and then there’s all levels of grey in between those two positions…

Right right
And I guess on the independent level, there’s the same type of spectrum with record labels but I guess you do find more on the DIY/indie level that it’s coming more from a love of the music and the lifestyle, and that the guys at the labels really have a passion for the music. They’re not just thinking about the bottom line. and then there’s all levels of grey in between those two positions… Unfortunately, that does translate to bad business :-)

lol, yeah. What is your take behind the whole DJ/MC battle between yourself, Dr. Ring Ding, and Alex Desert? What are your thoughts about words being said between you and Coolie Ranx
Look this is the thing Alex doesn’t even belong in that paragraph really. These other guys, Ring Ding and Coolie, these are actually DJs whereas Mr. Lickso never has been and is not

Ahhh i see
This is the thing, I made Open Season in 1994. When did that answer tune come out??

Ummmm, like 97/98?
at least let’s find out jan 20 1998 OK so four years pass and then they come with this half-assed nursery rhyming bullshit taking potshots at me… If you listen, this is a challenge.

Oh ive listen/am listening
I picked up the record, listened to it, and literally the next day, cut Hepcat Season with Skinnerbox and had it at the pressing plant the morning after that’s how you do it, not wait for four years and then come with some mary had a little microphone shit

Your right man
So the upshot of the story is, by the time Hepcat arrived in NYC with that tour supporting that record, I had two boxes of Hepcat Season singles to give away at that show and a signed test pressing for Alex… to make a long story short… I challenged him to battle me on the mic, freestyle, I had prepared nothing, I was gonna go it cold with him, and he straight up backed down.

He said, and I quote, “I can’t. I don’t know how to do that.” And that’s why he should never have cut that song, ’cause it was false.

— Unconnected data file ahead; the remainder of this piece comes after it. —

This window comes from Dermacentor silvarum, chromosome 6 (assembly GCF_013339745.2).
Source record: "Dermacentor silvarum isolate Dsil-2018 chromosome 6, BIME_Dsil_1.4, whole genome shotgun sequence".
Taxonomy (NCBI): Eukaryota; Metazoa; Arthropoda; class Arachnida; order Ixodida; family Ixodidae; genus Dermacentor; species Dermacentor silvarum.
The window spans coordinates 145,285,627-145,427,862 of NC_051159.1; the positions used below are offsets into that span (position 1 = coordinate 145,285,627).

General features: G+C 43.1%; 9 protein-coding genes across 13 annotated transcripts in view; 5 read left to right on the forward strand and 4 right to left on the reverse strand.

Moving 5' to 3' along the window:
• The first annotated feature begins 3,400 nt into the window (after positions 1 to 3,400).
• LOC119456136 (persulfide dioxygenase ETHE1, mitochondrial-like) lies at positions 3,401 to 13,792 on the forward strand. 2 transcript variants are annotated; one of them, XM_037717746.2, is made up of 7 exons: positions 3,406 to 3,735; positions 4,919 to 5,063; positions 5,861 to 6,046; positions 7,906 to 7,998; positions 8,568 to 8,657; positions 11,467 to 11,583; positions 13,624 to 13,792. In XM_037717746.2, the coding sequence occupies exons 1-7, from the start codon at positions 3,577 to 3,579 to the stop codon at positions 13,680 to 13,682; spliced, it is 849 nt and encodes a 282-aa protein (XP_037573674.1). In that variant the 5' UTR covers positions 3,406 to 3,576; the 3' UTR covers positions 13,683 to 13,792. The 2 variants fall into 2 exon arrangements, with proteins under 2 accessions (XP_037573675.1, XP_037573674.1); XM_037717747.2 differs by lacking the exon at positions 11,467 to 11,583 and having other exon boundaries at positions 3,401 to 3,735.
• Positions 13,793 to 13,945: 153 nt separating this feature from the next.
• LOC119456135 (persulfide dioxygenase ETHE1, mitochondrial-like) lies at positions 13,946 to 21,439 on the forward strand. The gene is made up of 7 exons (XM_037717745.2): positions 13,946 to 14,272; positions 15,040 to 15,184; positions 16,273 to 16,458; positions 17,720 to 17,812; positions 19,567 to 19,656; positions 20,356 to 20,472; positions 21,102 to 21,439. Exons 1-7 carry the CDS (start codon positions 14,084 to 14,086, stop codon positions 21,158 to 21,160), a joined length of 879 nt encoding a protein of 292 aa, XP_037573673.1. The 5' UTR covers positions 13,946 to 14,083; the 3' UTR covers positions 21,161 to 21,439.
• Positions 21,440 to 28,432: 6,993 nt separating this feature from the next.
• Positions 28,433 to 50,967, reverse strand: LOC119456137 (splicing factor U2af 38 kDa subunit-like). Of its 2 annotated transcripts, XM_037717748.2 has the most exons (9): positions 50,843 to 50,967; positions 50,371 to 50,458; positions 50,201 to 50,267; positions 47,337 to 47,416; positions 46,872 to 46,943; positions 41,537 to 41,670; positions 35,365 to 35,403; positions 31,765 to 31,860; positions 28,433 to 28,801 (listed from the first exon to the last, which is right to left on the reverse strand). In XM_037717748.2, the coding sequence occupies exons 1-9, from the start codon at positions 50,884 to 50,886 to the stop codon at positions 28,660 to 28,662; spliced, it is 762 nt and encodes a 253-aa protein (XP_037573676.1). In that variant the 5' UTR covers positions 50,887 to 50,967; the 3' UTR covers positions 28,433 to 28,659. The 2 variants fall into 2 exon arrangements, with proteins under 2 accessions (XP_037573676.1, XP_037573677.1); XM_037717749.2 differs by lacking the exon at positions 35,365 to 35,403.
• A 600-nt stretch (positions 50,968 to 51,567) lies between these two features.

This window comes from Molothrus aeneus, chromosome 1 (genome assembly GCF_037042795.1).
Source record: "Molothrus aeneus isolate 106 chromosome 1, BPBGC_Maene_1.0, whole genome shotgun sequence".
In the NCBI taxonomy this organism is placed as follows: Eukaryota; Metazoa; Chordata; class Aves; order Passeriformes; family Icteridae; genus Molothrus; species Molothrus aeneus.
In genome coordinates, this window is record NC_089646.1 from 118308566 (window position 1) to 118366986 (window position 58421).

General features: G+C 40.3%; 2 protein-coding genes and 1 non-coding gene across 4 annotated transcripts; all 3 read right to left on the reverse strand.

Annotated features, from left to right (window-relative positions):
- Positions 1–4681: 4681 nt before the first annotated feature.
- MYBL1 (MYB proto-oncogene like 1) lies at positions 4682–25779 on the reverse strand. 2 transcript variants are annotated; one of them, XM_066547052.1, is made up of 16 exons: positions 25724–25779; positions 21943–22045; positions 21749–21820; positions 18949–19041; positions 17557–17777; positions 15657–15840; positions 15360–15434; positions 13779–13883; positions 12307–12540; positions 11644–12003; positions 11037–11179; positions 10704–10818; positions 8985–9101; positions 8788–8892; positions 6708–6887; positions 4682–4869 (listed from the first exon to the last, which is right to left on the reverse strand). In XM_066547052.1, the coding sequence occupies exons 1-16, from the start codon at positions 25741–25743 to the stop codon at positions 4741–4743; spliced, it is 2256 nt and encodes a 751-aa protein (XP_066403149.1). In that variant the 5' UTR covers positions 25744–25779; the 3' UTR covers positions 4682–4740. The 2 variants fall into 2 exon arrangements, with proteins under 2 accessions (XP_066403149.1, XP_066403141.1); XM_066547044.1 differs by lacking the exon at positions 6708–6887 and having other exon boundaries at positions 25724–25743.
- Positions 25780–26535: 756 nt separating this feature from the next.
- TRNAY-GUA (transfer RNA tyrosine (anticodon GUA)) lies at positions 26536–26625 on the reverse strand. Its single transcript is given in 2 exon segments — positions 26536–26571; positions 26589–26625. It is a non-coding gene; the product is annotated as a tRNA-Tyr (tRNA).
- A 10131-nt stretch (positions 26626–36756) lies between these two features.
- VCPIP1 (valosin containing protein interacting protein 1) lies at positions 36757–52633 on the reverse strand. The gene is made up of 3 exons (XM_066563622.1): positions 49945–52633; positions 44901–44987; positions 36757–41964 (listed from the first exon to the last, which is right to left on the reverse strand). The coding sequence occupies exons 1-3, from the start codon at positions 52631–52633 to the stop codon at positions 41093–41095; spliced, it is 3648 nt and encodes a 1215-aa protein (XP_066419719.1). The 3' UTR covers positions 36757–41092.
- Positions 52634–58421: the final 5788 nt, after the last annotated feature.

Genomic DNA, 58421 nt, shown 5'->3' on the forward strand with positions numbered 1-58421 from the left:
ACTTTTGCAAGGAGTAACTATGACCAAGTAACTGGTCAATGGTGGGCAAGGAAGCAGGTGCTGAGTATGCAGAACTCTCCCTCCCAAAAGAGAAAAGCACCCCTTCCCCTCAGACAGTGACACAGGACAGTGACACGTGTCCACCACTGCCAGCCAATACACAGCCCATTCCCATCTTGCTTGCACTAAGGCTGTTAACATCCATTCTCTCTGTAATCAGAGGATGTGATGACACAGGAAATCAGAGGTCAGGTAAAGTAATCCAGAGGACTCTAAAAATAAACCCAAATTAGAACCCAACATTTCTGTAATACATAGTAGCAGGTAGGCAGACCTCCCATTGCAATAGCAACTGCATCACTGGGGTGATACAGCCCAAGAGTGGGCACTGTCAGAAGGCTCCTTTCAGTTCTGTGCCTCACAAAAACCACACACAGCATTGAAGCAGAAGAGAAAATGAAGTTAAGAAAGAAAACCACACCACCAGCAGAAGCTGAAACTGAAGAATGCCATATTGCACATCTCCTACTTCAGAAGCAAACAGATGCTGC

I see now
That’s the abridged truth. I just took out the details– the hilarity and the mayhem.

Riiight riiight
Now Coolie Ranx is another story. Coolie is a very talented DJ. He just has some social issues. He is a very condescending character. I have tried to be friendly with him for a long time, but he talks down to everyone. You’ll hear this from other people, not just me.

I never knew that Dan: interesting
He’s just in permanent clash mode. He needs to be worshipped or something, I dunno what it is. It’s a shame, because he has a really great voice and he’s a decent MC. His lyrics are corny as shit, though, I do gotta say, and for me, his stage schtick just goes way too far, it’s way phony. I’m not really into that shit, like bullying the crowd into dancing or taking three minutes to set up a stage dive– that’s corny. You don’t set up a stage dive, you just do it out of nowhere…

lol, i gotcha. What should the fans expect next from Django and Skinnerbox/Stubborn Allstars?
Right now, I have been recording a lot of cool bands, I just finished the Westbound Train album the other day…

Cool cool any tours?
There’s gonna be a lot of stuff coming out of Version City soon, all on different labels… For tours, you can look at we are going to Europe soon and a short midwestern stab I also just started rehearsing the Roots & Culture band to play material off my Roots & Culture album and new stuff, all in the yiddish-reggae style

interesting. cool, ill check it when it comes out, Any last words?
Hmmm… Come on people, you don’t have to be mean. Because remember, no matter where you go, there you are.

Nice. Django. I appreciate yer time. I know ive been hounding you for the past couple of weeks, but i’m glad we got the opportunity to do this.
no schwett